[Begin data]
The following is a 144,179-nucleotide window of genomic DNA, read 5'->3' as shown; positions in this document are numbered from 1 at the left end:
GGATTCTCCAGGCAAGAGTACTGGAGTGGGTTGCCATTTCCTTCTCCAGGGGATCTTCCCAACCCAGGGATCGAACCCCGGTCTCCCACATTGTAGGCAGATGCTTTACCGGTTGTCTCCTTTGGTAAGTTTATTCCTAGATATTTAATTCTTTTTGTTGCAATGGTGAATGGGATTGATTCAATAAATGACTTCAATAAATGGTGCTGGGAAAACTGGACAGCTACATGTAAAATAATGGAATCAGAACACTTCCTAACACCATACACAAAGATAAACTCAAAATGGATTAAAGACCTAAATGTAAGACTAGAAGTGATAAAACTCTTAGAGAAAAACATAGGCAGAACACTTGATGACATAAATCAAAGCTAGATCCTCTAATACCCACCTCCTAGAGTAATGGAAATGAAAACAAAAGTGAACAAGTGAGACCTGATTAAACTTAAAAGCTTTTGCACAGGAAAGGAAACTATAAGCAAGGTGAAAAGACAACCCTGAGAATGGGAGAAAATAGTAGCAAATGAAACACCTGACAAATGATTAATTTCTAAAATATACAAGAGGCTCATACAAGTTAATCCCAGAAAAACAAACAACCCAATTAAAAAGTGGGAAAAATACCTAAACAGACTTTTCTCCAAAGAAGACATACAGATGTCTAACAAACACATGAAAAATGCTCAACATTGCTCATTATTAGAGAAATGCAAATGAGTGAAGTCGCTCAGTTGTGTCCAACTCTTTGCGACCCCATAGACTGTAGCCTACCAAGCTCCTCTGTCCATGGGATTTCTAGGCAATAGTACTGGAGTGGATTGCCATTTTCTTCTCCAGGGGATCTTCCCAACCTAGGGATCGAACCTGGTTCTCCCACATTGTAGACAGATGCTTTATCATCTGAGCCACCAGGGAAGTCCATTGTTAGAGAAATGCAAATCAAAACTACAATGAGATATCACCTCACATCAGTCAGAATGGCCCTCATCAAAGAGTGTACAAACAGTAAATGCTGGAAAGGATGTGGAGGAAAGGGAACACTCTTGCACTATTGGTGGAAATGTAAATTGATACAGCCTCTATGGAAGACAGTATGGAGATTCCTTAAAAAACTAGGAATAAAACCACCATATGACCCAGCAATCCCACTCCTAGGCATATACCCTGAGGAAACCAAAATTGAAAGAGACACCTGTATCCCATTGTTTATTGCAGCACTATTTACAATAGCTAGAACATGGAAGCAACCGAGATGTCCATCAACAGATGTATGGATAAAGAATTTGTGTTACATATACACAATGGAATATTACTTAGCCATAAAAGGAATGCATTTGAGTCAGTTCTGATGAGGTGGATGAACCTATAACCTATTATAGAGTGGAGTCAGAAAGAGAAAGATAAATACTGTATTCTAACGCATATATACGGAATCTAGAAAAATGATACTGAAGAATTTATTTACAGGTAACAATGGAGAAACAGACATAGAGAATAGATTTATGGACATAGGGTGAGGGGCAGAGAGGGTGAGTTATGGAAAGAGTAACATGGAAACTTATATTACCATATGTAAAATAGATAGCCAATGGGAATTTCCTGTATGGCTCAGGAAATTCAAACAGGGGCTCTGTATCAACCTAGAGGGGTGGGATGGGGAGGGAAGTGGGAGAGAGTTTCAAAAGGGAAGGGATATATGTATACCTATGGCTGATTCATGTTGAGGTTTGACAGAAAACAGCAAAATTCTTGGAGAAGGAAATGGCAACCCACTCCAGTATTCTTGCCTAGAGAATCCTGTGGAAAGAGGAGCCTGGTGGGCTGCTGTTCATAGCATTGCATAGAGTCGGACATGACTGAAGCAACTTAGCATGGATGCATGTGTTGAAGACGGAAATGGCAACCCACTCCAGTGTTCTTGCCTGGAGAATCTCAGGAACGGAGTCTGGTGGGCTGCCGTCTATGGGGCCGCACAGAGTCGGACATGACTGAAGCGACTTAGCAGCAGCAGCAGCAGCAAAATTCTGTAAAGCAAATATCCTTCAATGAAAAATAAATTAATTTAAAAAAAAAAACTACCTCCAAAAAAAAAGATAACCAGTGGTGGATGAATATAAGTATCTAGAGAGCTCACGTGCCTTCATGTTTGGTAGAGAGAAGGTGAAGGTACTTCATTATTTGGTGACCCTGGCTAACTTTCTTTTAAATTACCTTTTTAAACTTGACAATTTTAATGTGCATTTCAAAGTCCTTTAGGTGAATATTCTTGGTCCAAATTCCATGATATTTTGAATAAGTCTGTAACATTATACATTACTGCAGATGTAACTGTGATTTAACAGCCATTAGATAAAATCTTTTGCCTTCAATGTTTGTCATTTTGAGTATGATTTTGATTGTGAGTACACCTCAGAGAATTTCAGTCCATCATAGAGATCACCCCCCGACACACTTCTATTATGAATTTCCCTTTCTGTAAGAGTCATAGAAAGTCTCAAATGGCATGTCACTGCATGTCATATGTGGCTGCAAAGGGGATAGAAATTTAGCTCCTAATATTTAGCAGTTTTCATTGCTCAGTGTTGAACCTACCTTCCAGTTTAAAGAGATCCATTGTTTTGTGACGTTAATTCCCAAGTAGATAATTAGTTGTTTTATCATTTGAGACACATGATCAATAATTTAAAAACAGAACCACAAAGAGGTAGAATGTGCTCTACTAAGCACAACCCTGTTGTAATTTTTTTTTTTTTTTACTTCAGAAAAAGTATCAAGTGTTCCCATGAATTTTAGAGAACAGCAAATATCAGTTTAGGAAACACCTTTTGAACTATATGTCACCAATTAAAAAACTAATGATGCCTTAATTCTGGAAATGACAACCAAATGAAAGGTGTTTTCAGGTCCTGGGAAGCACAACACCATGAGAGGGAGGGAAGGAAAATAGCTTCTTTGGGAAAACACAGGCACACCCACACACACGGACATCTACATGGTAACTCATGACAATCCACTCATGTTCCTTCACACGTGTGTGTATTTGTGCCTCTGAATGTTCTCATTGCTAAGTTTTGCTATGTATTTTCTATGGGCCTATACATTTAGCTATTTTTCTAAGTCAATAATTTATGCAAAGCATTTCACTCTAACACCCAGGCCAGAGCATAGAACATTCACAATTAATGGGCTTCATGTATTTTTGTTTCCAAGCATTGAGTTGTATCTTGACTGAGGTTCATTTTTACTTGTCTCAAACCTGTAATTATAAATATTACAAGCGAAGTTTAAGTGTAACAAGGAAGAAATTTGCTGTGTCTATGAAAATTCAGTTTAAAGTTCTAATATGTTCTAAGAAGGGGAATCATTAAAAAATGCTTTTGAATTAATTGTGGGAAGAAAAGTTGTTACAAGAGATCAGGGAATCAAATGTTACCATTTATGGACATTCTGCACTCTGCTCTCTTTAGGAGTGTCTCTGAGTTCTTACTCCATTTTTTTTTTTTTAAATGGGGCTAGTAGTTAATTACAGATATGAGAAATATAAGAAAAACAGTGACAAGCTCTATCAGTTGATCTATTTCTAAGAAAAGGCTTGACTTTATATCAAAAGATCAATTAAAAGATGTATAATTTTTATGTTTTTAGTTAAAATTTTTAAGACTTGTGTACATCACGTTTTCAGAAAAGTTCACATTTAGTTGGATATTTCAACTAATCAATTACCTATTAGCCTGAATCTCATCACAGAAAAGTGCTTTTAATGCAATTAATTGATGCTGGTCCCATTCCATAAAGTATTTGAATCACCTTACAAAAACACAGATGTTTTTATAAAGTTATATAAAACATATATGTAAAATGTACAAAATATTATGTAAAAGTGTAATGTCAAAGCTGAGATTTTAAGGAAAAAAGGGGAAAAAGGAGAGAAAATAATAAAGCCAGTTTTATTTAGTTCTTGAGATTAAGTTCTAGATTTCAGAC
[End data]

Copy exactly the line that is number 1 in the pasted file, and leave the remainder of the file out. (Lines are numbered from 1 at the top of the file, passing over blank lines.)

The following is a 144,179-nucleotide window of genomic DNA, read 5'->3' as shown; positions in this document are numbered from 1 at the left end: